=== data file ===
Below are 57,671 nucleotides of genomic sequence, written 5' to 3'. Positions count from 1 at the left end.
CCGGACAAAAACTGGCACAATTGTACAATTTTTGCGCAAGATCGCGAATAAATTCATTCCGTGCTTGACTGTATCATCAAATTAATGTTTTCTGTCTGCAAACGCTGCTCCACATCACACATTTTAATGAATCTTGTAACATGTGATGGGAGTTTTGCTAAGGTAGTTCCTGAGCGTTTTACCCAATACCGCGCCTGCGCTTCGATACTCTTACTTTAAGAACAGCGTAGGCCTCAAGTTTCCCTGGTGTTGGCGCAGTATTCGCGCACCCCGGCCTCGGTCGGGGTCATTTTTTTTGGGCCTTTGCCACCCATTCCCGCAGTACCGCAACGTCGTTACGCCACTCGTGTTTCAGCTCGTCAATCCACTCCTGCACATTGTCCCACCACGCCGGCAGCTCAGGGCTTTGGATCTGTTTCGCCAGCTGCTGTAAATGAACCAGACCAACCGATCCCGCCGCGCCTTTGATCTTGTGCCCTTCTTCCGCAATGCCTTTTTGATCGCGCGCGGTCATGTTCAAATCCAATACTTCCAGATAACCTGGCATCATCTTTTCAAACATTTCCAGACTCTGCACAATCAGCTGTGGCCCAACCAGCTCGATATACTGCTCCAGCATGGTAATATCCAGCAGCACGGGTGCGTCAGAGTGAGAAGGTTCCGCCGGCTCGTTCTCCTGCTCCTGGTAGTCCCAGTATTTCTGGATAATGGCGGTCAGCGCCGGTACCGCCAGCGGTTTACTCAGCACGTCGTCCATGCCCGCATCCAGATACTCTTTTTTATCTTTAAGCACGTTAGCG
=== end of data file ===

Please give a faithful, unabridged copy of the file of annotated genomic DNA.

Below are 57,671 nucleotides of genomic sequence, written 5' to 3'. Positions count from 1 at the left end.
CCGGACAAAAACTGGCACAATTGTACAATTTTTGCGCAAGATCGCGAATAAATTCATTCCGTGCTTGACTGTATCATCAAATTAATGTTTTCTGTCTGCAAACGCTGCTCCACATCACACATTTTAATGAATCTTGTAACATGTGATGGGAGTTTTGCTAAGGTAGTTCCTGAGCGTTTTACCCAATACCGCGCCTGCGCTTCGATACTCTTACTTTAAGAACAGCGTAGGCCTCAAGTTTCCCTGGTGTTGGCGCAGTATTCGCGCACCCCGGCCTCGGTCGGGGTCATTTTTTTTGGGCCTTTGCCACCCATTCCCGCAGTACCGCAACGTCGTTACGCCACTCGTGTTTCAGCTCGTCAATCCACTCCTGCACATTGTCCCACCACGCCGGCAGCTCAGGGCTTTGGATCTGTTTCGCCAGCTGCTGTAAATGAACCAGACCAACCGATCCCGCCGCGCCTTTGATCTTGTGCCCTTCTTCCGCAATGCCTTTTTGATCGCGCGCGGTCATGTTCAAATCCAATACTTCCAGATAACCTGGCATCATCTTTTCAAACATTTCCAGACTCTGCACAATCAGCTGTGGCCCAACCAGCTCGATATACTGCTCCAGCATGGTAATATCCAGCAGCACGGGTGCGTCAGAGTGAGAAGGTTCCGCCGGCTCGTTCTCCTGCTCCTGGTAGTCCCAGTATTTCTGGATAATGGCGGTCAGCGCCGGTACCGCCAGCGGTTTACTCAGCACGTCGTCCATGCCCGCATCCAGATACTCTTTTTTATCTTTAAGCACGTTAGCG